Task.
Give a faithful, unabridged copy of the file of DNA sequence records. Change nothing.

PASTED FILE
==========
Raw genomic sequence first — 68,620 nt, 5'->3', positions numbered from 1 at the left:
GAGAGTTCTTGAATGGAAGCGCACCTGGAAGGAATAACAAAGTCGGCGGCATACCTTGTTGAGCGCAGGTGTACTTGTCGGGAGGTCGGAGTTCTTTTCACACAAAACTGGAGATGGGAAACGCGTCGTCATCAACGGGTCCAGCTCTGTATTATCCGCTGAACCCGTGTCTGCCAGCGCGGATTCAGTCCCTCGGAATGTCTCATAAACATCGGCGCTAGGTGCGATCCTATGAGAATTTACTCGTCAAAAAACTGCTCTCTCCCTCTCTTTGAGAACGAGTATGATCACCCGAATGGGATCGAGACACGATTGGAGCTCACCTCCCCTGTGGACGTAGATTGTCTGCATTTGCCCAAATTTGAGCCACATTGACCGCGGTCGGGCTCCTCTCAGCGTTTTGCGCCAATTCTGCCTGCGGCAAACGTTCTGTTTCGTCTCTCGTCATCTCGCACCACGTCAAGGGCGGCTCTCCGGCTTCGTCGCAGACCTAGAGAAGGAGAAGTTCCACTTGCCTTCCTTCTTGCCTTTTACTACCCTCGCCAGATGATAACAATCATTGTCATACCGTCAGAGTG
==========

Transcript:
Raw genomic sequence first — 68,620 nt, 5'->3', positions numbered from 1 at the left:
GAGAGTTCTTGAATGGAAGCGCACCTGGAAGGAATAACAAAGTCGGCGGCATACCTTGTTGAGCGCAGGTGTACTTGTCGGGAGGTCGGAGTTCTTTTCACACAAAACTGGAGATGGGAAACGCGTCGTCATCAACGGGTCCAGCTCTGTATTATCCGCTGAACCCGTGTCTGCCAGCGCGGATTCAGTCCCTCGGAATGTCTCATAAACATCGGCGCTAGGTGCGATCCTATGAGAATTTACTCGTCAAAAAACTGCTCTCTCCCTCTCTTTGAGAACGAGTATGATCACCCGAATGGGATCGAGACACGATTGGAGCTCACCTCCCCTGTGGACGTAGATTGTCTGCATTTGCCCAAATTTGAGCCACATTGACCGCGGTCGGGCTCCTCTCAGCGTTTTGCGCCAATTCTGCCTGCGGCAAACGTTCTGTTTCGTCTCTCGTCATCTCGCACCACGTCAAGGGCGGCTCTCCGGCTTCGTCGCAGACCTAGAGAAGGAGAAGTTCCACTTGCCTTCCTTCTTGCCTTTTACTACCCTCGCCAGATGATAACAATCATTGTCATACCGTCAGAGTG